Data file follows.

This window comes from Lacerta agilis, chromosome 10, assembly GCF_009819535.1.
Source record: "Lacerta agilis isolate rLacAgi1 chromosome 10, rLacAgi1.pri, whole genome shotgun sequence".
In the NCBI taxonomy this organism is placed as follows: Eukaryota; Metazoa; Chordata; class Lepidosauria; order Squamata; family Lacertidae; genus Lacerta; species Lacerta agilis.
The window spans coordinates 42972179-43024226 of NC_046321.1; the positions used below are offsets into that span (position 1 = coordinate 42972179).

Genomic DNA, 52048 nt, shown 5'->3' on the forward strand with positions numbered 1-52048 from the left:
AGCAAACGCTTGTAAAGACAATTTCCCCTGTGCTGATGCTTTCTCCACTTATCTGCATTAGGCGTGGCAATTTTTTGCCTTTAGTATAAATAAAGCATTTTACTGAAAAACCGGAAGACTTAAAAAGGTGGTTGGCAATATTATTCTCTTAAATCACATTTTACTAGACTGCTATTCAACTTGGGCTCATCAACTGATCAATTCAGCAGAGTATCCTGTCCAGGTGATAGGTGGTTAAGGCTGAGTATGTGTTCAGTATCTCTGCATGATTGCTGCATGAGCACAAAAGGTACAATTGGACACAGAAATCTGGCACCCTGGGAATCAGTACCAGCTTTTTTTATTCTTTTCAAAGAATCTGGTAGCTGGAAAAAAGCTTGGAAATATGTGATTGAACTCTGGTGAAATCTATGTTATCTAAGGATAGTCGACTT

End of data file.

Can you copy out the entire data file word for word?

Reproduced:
This window comes from Lacerta agilis, chromosome 10, assembly GCF_009819535.1.
Source record: "Lacerta agilis isolate rLacAgi1 chromosome 10, rLacAgi1.pri, whole genome shotgun sequence".
In the NCBI taxonomy this organism is placed as follows: Eukaryota; Metazoa; Chordata; class Lepidosauria; order Squamata; family Lacertidae; genus Lacerta; species Lacerta agilis.
The window spans coordinates 42972179-43024226 of NC_046321.1; the positions used below are offsets into that span (position 1 = coordinate 42972179).

Genomic DNA, 52048 nt, shown 5'->3' on the forward strand with positions numbered 1-52048 from the left:
AGCAAACGCTTGTAAAGACAATTTCCCCTGTGCTGATGCTTTCTCCACTTATCTGCATTAGGCGTGGCAATTTTTTGCCTTTAGTATAAATAAAGCATTTTACTGAAAAACCGGAAGACTTAAAAAGGTGGTTGGCAATATTATTCTCTTAAATCACATTTTACTAGACTGCTATTCAACTTGGGCTCATCAACTGATCAATTCAGCAGAGTATCCTGTCCAGGTGATAGGTGGTTAAGGCTGAGTATGTGTTCAGTATCTCTGCATGATTGCTGCATGAGCACAAAAGGTACAATTGGACACAGAAATCTGGCACCCTGGGAATCAGTACCAGCTTTTTTTATTCTTTTCAAAGAATCTGGTAGCTGGAAAAAAGCTTGGAAATATGTGATTGAACTCTGGTGAAATCTATGTTATCTAAGGATAGTCGACTT